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What the Eye Hears: A History of Tap Dancing – Brian Seibert

11/15/2015-Cover of the book ìWhat the Eye Hears: A History of Tap Dancingî written by Brian Seibert. Published by Ferrar, Straus and Giroux. NYTCREDIT: Sonny Figueroa/The New York TimesI have become addicted to watching tap dancing clips on youtube. It’s owing to Brian Seibert’s fascinating book, What the Eye Hears: A History of Tap Dancing. What makes it so addictive is that virtually all the tap dancers – not to mention the specific dances – that Seibert writes about can be found on youtube. The other affect the book had on me is to change the way I watch a tap dance. I’m now trying to listen as well as watch.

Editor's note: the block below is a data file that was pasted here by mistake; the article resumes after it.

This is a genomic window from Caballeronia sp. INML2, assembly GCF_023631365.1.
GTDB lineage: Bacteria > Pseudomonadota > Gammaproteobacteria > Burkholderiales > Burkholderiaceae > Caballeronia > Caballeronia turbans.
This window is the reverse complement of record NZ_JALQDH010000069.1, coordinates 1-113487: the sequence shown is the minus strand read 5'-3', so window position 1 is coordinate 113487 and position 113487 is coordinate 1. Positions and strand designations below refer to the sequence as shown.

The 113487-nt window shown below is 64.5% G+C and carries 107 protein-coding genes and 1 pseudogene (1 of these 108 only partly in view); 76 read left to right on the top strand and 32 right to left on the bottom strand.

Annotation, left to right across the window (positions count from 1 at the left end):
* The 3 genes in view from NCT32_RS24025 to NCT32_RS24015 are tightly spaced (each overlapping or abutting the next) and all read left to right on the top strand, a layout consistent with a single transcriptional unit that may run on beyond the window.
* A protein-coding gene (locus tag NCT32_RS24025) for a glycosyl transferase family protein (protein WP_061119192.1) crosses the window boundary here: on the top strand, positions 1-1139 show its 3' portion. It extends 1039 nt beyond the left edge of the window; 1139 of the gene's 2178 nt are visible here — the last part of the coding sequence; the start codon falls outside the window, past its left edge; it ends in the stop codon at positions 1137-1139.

Seibert writes of how difficult tap dancing is to trace as a developing art form, partly because the early practitioners of tap dance were minstrel performers – white and black men – in blackface and it was their assertion that they were presenting an authentic representation of dancing done by slaves on the plantation, of which we have some written accounts, but not a lot of details. The question Seibert asks is how representational it really was. We don’t know. All history of tap dancing is inescapably mired in racial politics and issues of identity and imitation. Tap dancing both reinforced and sometimes slyly challenged racial attitudes. We do know that tap dancing is a blend of African dancing and Irish clogging, though no one knows exactly how or when the two traditions blended. It could have even been as early as the slave ships, were many of the sailors were Irish who brought black slaves to America and forced them dance on board ship for exercise.